NASA’s InSight Mars lander bids adieu after four years of servicetext_fields
Washington: After four years of successful service on Mars, NASA’s Insight lander bids farewell as Mission controllers at the agency's Jet Propulsion Laboratory (JPL) in Southern California were unable to contact the lander after two consecutive attempts, leading them to conclude the spacecraft's solar-powered batteries have run out of energy referred to as "dead bus".
Mars InSight lander on Tuesday posted its last image on Twitter.
"My power's really low, so this may be the last image I can send. Don't worry about me though: my time here has been both productive and serene. If I can keep talking to my mission team, I will - but I'll be signing off here soon. Thanks for staying with me," posted the InSight lander team.
The agency said in a statement that it will continue to listen for a signal from the lander, just in case, but hearing from it at this point is considered unlikely.
The last time InSight communicated with Earth was on December 15.
"I watched the launch and landing of this mission, and while saying goodbye to a spacecraft is always sad, the fascinating science InSight conducted is cause for celebration," said Thomas Zurbuchen, associate administrator of NASA's Science Mission Directorate in Washington, D.C.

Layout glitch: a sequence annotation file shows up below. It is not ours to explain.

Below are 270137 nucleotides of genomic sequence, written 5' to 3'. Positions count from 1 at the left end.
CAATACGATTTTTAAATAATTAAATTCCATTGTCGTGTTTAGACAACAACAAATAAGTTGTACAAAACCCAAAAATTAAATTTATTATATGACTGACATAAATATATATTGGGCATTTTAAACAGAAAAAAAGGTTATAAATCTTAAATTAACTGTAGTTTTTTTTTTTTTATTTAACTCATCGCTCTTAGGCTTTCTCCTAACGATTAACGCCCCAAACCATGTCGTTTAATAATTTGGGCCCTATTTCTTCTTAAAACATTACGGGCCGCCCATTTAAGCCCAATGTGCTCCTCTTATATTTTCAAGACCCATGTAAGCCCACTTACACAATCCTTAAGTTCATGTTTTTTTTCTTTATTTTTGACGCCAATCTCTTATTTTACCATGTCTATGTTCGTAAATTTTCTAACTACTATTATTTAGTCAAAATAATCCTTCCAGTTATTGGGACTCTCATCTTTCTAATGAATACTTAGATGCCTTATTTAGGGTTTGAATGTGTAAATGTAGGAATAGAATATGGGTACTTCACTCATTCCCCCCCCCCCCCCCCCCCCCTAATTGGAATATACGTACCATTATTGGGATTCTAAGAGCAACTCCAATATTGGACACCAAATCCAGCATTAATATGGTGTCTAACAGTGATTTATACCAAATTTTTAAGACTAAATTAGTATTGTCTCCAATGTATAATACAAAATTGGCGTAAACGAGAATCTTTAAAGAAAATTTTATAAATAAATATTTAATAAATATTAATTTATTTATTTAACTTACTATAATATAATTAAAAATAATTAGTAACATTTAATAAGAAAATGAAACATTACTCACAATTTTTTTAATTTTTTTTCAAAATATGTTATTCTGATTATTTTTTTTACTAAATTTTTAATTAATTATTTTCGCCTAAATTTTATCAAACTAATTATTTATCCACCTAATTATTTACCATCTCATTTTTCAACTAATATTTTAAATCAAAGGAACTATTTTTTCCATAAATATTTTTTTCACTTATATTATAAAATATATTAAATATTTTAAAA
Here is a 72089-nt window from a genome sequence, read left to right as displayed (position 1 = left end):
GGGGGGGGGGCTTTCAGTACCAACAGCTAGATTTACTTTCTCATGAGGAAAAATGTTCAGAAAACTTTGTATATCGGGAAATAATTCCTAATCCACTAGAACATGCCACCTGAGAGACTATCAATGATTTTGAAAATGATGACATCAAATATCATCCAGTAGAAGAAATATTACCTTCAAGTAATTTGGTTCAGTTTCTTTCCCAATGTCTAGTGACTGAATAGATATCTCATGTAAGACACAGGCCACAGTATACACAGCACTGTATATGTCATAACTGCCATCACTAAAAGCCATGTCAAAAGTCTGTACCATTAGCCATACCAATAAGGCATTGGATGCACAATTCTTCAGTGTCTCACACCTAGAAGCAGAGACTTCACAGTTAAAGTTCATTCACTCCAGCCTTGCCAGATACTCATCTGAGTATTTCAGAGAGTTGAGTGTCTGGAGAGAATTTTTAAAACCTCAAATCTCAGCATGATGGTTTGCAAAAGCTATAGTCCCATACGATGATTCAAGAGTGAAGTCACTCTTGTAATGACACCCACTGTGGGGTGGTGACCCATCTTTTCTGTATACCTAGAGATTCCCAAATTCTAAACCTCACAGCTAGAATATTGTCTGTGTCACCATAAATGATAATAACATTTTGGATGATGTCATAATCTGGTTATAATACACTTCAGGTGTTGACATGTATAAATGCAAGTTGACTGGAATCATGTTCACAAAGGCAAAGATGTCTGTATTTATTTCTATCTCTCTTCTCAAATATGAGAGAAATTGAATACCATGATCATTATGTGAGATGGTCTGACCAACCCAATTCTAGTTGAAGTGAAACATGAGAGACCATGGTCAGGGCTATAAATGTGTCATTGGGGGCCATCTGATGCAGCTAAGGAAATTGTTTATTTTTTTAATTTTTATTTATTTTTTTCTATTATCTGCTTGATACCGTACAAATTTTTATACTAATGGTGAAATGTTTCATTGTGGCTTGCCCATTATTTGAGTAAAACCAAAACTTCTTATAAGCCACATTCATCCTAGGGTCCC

"The seismic data alone from this Discovery Program mission offers tremendous insights not just into Mars but other rocky bodies, including Earth," he added
InSight data has yielded details about Mars' interior layers, the surprisingly strong remnants beneath the surface of its extinct magnetic dynamo, weather on this part of Mars, and lots of quake activity.
Its highly sensitive seismometer, along with daily monitoring performed by the French space agency Centre National d'Etudes Spatiales (CNES) and the Marsquake Service managed by ETH Zurich, detected 1,319 "marsquakes", including quakes caused by meteoroid impacts, the largest of which unearthed boulder-size chunks of ice late last year.
Such impacts help scientists determine the age of the planet's surface, and data from the seismometer provides scientists a way to study the planet's crust, mantle and core.
"With InSight, seismology was the focus of a mission beyond Earth for the first time since the Apollo missions, when astronauts brought seismometers to the Moon," said Philippe Lognonne of Institut de Physique du Globe de Paris, principal investigator of InSight's seismometer.
The seismometer was the last science instrument that remained powered on as dust accumulating on the lander's solar panels gradually reduced its energy, a process that began before NASA extended the mission earlier this year.
"As a scientist who's spent a career studying Mars, it's been a thrill to see what the lander has achieved, thanks to an entire team of people across the globe who helped make this mission a success," said Laurie Leshin, director of JPL, which manages the mission.